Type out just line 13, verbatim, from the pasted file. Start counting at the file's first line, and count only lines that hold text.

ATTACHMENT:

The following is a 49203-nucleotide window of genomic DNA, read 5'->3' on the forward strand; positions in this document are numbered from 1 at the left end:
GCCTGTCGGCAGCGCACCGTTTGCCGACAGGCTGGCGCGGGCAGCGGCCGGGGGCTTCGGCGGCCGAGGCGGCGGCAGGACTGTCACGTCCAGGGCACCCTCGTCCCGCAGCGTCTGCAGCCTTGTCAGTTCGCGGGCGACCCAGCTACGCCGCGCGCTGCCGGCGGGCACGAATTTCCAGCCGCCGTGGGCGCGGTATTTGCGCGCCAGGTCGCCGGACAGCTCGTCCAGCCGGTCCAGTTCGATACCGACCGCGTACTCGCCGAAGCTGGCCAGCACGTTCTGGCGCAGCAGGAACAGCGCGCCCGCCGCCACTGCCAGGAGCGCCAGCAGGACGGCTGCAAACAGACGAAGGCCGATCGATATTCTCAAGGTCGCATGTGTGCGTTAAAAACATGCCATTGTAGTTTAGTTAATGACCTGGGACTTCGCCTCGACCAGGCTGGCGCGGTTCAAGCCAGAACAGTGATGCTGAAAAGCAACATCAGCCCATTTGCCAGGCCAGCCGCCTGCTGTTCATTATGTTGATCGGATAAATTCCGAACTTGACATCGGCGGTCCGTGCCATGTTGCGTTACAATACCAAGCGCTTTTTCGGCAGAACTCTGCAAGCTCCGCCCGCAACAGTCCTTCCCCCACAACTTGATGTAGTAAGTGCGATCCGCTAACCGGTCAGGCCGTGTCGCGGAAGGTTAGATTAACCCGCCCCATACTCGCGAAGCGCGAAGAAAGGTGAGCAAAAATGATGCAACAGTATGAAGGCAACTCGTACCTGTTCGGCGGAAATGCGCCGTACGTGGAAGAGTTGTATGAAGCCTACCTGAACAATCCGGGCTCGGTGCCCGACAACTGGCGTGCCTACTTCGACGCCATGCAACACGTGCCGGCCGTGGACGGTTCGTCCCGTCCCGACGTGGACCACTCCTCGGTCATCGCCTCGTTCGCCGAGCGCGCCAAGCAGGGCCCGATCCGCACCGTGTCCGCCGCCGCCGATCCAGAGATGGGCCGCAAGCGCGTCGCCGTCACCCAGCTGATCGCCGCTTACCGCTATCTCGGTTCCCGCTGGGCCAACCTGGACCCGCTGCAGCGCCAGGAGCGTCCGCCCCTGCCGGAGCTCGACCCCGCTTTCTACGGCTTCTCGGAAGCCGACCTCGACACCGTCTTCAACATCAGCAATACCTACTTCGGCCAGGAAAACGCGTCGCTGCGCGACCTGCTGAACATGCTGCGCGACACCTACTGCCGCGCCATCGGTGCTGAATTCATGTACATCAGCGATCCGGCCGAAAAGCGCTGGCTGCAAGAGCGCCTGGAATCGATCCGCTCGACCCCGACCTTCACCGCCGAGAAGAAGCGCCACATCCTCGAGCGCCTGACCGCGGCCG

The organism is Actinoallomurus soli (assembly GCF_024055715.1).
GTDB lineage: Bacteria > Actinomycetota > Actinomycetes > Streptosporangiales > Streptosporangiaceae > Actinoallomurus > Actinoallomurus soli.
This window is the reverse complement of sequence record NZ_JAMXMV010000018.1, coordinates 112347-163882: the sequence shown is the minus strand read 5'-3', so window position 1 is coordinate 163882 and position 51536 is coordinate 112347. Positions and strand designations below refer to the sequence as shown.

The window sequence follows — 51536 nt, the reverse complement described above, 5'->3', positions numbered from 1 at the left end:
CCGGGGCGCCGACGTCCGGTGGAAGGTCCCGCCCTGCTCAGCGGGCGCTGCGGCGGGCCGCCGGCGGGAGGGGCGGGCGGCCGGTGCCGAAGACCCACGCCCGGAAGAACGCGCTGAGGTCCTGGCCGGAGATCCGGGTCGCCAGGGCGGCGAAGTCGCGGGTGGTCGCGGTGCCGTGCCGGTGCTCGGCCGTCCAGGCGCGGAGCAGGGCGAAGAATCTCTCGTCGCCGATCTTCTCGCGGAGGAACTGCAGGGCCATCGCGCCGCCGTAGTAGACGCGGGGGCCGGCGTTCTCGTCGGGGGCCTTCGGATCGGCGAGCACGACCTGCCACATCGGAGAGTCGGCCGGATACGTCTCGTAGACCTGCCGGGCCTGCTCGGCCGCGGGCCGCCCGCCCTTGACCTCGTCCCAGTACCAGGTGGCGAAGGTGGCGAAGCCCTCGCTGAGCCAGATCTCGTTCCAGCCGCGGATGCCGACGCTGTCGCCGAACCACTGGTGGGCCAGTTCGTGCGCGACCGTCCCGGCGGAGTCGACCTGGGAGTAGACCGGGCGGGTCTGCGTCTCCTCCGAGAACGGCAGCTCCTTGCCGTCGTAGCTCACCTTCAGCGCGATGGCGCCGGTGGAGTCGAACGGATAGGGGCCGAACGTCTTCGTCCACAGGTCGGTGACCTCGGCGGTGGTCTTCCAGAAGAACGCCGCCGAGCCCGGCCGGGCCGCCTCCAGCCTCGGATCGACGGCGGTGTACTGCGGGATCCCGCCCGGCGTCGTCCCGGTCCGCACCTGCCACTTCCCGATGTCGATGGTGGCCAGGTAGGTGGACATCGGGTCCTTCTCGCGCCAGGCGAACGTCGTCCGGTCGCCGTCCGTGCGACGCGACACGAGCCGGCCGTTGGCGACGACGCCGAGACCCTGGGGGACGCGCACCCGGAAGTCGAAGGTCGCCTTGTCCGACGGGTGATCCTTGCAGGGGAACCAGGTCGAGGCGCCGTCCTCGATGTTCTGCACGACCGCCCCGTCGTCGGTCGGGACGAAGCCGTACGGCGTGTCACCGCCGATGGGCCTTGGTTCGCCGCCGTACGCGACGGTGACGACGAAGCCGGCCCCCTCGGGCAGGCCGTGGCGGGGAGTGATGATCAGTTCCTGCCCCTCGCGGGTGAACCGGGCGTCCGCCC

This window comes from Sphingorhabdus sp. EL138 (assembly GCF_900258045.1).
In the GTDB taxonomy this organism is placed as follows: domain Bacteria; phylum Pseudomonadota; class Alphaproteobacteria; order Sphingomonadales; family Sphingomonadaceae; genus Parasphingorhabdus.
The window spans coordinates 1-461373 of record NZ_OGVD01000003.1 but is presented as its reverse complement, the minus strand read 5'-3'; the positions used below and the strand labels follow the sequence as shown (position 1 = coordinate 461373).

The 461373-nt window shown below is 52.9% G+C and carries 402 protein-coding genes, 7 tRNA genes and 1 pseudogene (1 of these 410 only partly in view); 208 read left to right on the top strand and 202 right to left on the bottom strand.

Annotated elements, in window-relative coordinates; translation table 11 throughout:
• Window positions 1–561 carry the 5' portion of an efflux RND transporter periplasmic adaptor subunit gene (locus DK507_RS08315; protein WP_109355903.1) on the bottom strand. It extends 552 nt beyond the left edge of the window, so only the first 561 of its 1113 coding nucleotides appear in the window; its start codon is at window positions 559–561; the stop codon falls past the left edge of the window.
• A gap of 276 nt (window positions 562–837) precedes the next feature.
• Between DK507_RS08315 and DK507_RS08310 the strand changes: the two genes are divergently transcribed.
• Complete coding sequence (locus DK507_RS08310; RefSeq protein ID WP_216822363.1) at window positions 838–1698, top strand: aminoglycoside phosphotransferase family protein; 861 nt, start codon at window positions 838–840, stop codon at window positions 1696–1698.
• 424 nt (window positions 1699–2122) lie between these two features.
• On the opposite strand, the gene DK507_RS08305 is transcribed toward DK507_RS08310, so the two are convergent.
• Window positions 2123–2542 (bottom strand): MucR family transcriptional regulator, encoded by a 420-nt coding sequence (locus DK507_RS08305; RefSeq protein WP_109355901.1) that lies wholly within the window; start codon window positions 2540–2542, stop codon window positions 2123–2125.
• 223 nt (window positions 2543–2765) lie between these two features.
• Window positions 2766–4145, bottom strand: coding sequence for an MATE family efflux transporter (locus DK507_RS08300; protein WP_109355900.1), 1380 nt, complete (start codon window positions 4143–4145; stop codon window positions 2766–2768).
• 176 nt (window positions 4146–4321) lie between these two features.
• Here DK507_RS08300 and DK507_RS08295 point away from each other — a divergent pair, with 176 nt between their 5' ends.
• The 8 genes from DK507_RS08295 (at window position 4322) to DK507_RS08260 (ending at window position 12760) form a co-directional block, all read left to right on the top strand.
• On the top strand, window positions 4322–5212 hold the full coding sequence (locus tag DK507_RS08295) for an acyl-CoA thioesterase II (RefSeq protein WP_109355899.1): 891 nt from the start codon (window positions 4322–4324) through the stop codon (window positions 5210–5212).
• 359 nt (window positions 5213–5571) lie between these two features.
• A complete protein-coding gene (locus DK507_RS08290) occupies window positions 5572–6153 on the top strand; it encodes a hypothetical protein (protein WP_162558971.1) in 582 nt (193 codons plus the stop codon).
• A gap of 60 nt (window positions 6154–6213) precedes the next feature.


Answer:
• Window positions 1–561 carry the 5' portion of an efflux RND transporter periplasmic adaptor subunit gene (locus DK507_RS08315; protein WP_109355903.1) on the bottom strand. It extends 552 nt beyond the left edge of the window, so only the first 561 of its 1113 coding nucleotides appear in the window; its start codon is at window positions 559–561; the stop codon falls past the left edge of the window.